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Responses of pro-inflammatory cytokines, acute phase proteins and cytological analysis in serum and cerebrospinal fluid during haemorrhagic septicaemia infection in buffaloes

  • Eric Lim Teik Chung
  • Faez Firdaus Abdullah JesseEmail author
  • Ali Dhiaa Marza
  • Hayder Hamzah Ibrahim
  • Yusuf Abba
  • Mohd Zamri-Saad
  • Abdul Wahid Haron
  • Mohd Azmi Mohd Lila
  • Abdul Aziz Saharee
  • Abdul Rahman Omar
  • Md Zuki Abu Bakar
  • Mohd Jefri Norsidin
Short Communications
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Abstract

Sudden death is usually the main finding in field animals during haemorrhagic septicaemia outbreaks caused by Pasteurella multocida type B:2 that causes acute, fatal and septicaemic disease in cattle and buffaloes. This situation may be due to failure in early detection of the disease where early treatment of antibiotics may improve the prognosis of the animal and other surviving animals. Thus, there is a grey area on the knowledge on the potential usage of pro-inflammatory cytokines and acute phase proteins as early biomarkers in the diagnosis of haemorrhagic septicaemia. In addition, exploration of the cerebrospinal fluid during infection has never been studied before. Therefore, this study was designed to fill up the grey areas in haemorrhagic septicaemia research. Twenty-one buffalo calves were divided into seven treatment groups where group 1 was inoculated orally with 10 mL of sterile phosphate-buffered saline pH 7 which act as a negative control group. Groups 2 and 3 were inoculated orally and subcutaneously with 10 mL of 1012 colony-forming unit of P. multocida type B:2. Group 4 and 5 buffaloes were inoculated orally and intravenously with 10 mL of lipopolysaccharide broth. Groups 6 and 7 were administered orally and subcutaneously with 10 mL of outer membrane protein broth. During the post-infection period of 21 days, blood and cerebrospinal fluid were sampled for the analyses of pro-inflammatory cytokines, acute phase proteins and cytological examination. Buffalo calves infected with P. multocida and its immunogens via different routes of inoculation showed significant changes (p < 0.05) of pro-inflammatory cytokines, acute phase proteins and cytological changes in both the serum and cerebrospinal fluid. Buffalo calves from groups 3 and 7 showed the highest pro-inflammatory cytokines, whereas group 6 had the highest acute phase protein concentration and group 5 revealed the highest value for cytology changes. In summary, results obtained in this study could be used as a profiling study to add novel knowledge to the haemorrhagic septicaemia research as well as the development of biomarkers.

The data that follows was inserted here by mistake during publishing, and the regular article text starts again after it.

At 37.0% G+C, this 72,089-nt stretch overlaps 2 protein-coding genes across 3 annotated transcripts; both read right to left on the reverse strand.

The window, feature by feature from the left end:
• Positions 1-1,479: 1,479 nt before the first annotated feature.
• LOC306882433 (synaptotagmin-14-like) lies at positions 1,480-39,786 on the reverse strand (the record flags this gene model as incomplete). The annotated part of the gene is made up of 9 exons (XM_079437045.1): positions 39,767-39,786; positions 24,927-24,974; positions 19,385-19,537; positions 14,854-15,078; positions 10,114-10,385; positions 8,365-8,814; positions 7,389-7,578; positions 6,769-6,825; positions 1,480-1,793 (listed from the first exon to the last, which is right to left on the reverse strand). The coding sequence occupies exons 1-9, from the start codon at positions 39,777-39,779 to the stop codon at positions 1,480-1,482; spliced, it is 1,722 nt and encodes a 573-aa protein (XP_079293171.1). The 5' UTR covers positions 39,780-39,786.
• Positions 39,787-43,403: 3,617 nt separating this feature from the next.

Keywords

Haemorrhagic septicaemia Pasteurella multocida Biomarkers Pro-inflammatory cytokines Acute phase proteins Cytology Cerebrospinal fluid Buffalo calves 

Notes

Acknowledgements

The authors would like to thank the staff of the Department of Veterinary Clinical Studies, Universiti Putra Malaysia for their technical assistance. The project was funded by the Ministry of Higher Education, Malaysia (Grant No. 5524417).

Compliance with ethical standards

Conflict of interest

The authors declare that they have no conflict of interest.

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Copyright information

© Springer Nature B.V. 2019

Authors and Affiliations

  • Eric Lim Teik Chung
    • 1
    • 2
  • Faez Firdaus Abdullah Jesse
    • 2
    • 3
    Email author
  • Ali Dhiaa Marza
    • 4
  • Hayder Hamzah Ibrahim
    • 5
  • Yusuf Abba
    • 6
  • Mohd Zamri-Saad
    • 7
  • Abdul Wahid Haron
    • 3
  • Mohd Azmi Mohd Lila
    • 7
  • Abdul Aziz Saharee
    • 3
  • Abdul Rahman Omar
    • 7
  • Md Zuki Abu Bakar
    • 8
  • Mohd Jefri Norsidin
    • 3
  1. 1.Department of Animal Science, Faculty of AgricultureUniversiti Putra MalaysiaSerdangMalaysia
  2. 2.Institute of Tropical Agriculture and Food SecurityUniversiti Putra MalaysiaSerdangMalaysia
  3. 3.Department of Veterinary Clinical Studies, Faculty of Veterinary MedicineUniversiti Putra MalaysiaSerdangMalaysia
  4. 4.Department of Veterinary Internal Medicine, Faculty of Veterinary MedicineAl-Qasim Green UniversityAl-QasimIraq
  5. 5.Technical Institute BabilAl Furat Alawast Technical UniversityKufaIraq
  6. 6.Department of Veterinary Pathology, Faculty of Veterinary MedicineUniversity of MaiduguriMaiduguriNigeria
  7. 7.Department of Veterinary Pathology and Microbiology, Faculty of Veterinary MedicineUniversiti Putra MalaysiaSerdangMalaysia
  8. 8.Department of Preclinical, Faculty of Veterinary MedicineUniversiti Putra MalaysiaSerdangMalaysia

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